Real vs. fake: How to tell if your designer bag is authentic

Real vs. fake: How to tell if your designer bag is authentic

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Can you tell if these bags are real or fake? Source: WBRC video Can you tell if these bags are real or fake? Source: WBRC video
BIRMINGHAM, AL (WBRC) -

If you wanted to buy a designer handbag, could you tell the difference between real and fake? These days luxury brands are readily available for purchase at department stores, specialty shops and online. The second hand market is also booming at consignment stores and on internet sites like Ebay and Facebook trading pages. But unless you buy a bag direct from a designer, how do you know the bag is authentic? We checked in with some local purse experts to help you buy smart.

Whether its high-end European luxury lines like Louis Vutton or Prada, or more accessible American brands like Kate Spade or Coach, counterfeiters love to knock off designer handbags. But the fashion companies work hard to specialize their products in order to outsmart the crooks.

Sarah Hanley of Helena has been buying designer handbags for seven years.

"You can definitely tell a designer bag as opposed to a knock off bag," says Hanley. "The weight, the feel, from the hardware, what connects the handles to the bag, all those things are going to have more weight to them, they're going to be more substantial."

Hanley's two favorite designers are Marc Jacobs and Prada and she really knows her stuff.

She spends time researching products online before she buys them. If you want to buy a bag and you've never seen it in person, Hanley suggests finding a store that sells it so you can see the bag before you buy it.

"Because feeling it and feeling the weight of it and the seams and all the details, that's something that you just can't see in a photo," Hanley says.

We showed her a few bags that we know are fakes. The brands that were knocked-off were Louis Vutton, Gucci and Kate Spade.

She says poor workmanship is a fake's first dead giveaway.

"This is not even real leather," Hanley laughs as she handles a bag labeled "Gucci."

"If you look a little closer at all the details and how the handles are fraying, that's another sign," she says.

The next bag we check out is a black, vinyl tote labeled "Kate Spade." Hanley immediately points to the label, which is fraying and appears to be glued on. She says an authentic bag would have a label sewn on or attached with quality hardware.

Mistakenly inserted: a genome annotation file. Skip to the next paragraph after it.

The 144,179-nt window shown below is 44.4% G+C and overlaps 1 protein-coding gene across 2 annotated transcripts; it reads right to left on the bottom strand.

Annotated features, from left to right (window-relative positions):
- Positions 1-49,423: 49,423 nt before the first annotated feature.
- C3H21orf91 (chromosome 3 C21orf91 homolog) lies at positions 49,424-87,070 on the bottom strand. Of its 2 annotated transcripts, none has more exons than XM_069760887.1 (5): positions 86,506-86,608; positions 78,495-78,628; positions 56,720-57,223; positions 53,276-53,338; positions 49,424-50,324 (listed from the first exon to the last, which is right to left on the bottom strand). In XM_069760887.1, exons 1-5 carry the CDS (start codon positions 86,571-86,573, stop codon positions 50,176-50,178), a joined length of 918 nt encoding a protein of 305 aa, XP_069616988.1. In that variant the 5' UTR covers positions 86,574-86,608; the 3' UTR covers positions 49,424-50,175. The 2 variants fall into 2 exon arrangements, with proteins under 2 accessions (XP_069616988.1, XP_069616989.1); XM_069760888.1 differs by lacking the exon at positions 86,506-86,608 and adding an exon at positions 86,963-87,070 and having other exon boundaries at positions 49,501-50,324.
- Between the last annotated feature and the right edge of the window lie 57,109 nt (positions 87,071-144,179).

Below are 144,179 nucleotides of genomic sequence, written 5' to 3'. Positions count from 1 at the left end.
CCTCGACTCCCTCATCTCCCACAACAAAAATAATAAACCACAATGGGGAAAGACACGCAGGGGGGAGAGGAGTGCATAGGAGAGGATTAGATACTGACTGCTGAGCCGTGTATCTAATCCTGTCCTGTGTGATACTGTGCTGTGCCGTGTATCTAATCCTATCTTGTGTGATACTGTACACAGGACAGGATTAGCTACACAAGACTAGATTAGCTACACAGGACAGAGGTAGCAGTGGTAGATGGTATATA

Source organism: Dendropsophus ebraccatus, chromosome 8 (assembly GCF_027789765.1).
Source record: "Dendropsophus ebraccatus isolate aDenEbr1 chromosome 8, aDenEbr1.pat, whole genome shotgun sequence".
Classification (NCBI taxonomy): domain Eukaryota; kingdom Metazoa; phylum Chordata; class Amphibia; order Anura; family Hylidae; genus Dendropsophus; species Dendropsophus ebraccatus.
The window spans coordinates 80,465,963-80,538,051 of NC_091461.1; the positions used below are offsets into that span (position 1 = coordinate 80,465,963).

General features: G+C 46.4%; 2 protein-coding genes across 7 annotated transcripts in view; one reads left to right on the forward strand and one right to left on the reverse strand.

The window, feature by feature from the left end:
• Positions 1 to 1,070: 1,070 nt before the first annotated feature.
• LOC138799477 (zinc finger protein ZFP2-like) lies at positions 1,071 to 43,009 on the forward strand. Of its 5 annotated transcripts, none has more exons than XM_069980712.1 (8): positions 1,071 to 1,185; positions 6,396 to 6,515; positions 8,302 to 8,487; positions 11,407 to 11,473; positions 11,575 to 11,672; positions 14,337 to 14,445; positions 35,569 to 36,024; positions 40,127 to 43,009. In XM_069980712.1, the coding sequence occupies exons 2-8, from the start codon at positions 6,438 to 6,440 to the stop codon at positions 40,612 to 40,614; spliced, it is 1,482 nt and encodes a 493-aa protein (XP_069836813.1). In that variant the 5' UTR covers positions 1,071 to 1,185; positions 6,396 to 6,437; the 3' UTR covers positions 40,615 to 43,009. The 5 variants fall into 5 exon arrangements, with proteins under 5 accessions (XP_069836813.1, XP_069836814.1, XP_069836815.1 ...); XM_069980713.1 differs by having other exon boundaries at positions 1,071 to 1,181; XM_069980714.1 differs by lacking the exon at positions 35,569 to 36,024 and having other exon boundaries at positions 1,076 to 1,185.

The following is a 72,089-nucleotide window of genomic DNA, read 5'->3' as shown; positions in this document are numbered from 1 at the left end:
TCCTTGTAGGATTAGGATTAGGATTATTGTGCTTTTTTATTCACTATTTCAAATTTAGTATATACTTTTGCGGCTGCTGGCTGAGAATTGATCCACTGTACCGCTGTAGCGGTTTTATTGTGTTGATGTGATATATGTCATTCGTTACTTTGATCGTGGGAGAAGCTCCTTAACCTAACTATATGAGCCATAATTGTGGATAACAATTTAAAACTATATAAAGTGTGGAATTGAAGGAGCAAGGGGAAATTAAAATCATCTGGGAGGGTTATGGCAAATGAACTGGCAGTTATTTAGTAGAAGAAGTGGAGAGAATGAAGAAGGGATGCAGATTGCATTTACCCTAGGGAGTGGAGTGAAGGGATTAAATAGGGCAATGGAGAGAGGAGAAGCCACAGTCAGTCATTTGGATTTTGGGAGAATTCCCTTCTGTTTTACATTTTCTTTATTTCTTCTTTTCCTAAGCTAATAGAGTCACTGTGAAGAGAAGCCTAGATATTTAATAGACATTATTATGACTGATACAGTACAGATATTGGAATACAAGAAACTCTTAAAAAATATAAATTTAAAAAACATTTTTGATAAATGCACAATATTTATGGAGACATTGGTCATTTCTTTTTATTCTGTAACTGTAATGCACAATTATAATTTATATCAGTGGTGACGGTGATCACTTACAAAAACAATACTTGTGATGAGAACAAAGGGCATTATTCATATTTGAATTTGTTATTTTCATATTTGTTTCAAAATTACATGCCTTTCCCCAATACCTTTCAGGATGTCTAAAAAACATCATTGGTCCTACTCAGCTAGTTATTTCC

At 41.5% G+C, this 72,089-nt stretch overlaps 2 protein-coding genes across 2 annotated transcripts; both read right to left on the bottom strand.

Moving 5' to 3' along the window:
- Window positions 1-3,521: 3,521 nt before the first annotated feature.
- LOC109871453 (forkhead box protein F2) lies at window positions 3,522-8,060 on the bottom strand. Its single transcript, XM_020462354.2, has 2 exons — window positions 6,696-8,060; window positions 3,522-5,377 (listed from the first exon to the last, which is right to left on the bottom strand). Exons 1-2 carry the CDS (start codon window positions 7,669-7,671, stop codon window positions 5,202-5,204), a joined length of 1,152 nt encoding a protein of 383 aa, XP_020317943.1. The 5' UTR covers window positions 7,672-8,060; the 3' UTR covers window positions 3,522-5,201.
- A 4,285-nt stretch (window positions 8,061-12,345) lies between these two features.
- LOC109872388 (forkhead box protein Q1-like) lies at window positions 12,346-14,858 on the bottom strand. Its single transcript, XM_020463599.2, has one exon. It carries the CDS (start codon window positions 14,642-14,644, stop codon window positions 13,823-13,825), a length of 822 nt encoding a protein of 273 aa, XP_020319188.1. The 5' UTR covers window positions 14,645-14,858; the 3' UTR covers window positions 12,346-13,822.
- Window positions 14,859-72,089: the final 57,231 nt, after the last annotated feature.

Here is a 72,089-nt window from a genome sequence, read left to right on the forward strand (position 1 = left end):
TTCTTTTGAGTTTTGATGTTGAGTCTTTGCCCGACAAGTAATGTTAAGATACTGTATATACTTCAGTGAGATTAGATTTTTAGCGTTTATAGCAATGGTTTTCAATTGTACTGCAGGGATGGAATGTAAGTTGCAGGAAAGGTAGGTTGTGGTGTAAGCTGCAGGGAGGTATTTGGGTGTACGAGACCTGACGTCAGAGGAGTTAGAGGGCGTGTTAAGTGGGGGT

Beyond obvious workmanship, the devil is in the details.

Hanley says designer bags use specific linings, stamps on zippers and tags on the inside of pockets. These are all fine points that vary from brand to brand and why pre-buying research is so important. She likes to use online authentication services available through websites like purseblog.com when she's in doubt about a handbag.

Megan Larussa is a style consultant in Birmingham that helps clients select quality handbags for their wardrobe. She says she's seen fake bags that create a slight variation in the brand spelling to throw consumers off.

"A lot of times these counterfeit bag producers get away with it because they do 'Prado' instead of "Prada'," says Larussa.

In addition to checking obvious things like spelling, Larussa says consumers should feel a bag before they buy, because real leather doesn't lie. Counterfeit bags are often made with synthetic materials that may look like leather, but they're not.

"You want to make sure that the leather is not sticky, it's not super slippery. Leather should be dry, not oily," says Larussa.

When in doubt, the nose knows.

Sarah Hanley says you can smell a real leather bag immediately when you open the packaging. That's a rich smell that counterfeiters can't duplicate.

"It's easy to fake the authentication cards, it's easy to fake a receipt, it's easy to fake a dust bag, but you can't fake that smell," says Hanley.

The best rule of thumb? Use common sense. If you see a handbag for sale on the street, it's probably not real. If you buy a bag on Ebay, check feedback on the seller.

"All the old adages come into play," says Hanley. "If it sounds too good to be true, it is too good to be true. You are not going to get a Louis Vuitton bag for $200. It's just not going to be real."

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